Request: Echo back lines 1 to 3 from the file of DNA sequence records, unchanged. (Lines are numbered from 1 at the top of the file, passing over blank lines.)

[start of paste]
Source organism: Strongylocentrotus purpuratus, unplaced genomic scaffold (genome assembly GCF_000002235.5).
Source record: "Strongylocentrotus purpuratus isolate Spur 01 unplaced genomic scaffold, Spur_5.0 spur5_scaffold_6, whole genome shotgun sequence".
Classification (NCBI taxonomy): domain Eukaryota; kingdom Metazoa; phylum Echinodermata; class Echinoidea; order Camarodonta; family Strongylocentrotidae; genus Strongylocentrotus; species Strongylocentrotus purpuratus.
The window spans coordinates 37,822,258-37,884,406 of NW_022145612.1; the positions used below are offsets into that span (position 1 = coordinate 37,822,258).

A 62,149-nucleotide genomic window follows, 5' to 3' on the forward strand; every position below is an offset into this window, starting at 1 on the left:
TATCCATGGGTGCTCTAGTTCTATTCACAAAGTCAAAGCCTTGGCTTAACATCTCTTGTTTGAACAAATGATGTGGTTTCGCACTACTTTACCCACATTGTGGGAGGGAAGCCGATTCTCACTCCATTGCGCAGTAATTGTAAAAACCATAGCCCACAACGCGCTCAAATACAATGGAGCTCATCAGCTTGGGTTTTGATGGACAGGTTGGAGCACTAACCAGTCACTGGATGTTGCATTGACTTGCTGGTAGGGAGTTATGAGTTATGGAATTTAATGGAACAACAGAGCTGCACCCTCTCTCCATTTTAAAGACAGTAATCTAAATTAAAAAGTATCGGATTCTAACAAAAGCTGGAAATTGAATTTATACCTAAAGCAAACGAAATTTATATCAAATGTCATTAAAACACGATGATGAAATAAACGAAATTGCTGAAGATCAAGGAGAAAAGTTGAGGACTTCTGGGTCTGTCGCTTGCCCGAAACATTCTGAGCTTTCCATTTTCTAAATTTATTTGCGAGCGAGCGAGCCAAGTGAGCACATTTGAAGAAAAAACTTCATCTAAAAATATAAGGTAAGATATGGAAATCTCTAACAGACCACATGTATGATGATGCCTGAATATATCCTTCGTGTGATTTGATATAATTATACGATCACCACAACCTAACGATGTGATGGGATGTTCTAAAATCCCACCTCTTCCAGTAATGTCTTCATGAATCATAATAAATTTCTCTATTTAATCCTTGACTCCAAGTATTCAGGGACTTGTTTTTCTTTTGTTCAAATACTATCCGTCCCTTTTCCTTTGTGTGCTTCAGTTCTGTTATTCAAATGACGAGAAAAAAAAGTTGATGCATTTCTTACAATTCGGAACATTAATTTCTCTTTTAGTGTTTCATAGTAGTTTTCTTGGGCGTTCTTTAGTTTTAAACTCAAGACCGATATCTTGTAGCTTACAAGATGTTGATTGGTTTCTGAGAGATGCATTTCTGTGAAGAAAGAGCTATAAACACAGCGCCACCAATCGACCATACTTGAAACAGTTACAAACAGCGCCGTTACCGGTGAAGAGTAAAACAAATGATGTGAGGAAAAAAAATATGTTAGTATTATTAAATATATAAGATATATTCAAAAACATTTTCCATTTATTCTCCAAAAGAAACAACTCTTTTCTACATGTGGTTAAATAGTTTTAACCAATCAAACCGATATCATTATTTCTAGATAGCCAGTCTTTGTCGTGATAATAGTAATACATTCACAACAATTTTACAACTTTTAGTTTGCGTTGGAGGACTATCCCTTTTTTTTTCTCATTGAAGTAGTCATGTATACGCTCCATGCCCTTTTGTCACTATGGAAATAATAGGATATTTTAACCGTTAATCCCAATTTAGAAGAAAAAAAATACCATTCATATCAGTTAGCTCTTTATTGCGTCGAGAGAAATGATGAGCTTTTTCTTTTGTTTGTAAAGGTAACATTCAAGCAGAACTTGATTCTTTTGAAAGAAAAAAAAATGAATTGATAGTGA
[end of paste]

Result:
Source organism: Strongylocentrotus purpuratus, unplaced genomic scaffold (genome assembly GCF_000002235.5).
Source record: "Strongylocentrotus purpuratus isolate Spur 01 unplaced genomic scaffold, Spur_5.0 spur5_scaffold_6, whole genome shotgun sequence".
Classification (NCBI taxonomy): domain Eukaryota; kingdom Metazoa; phylum Echinodermata; class Echinoidea; order Camarodonta; family Strongylocentrotidae; genus Strongylocentrotus; species Strongylocentrotus purpuratus.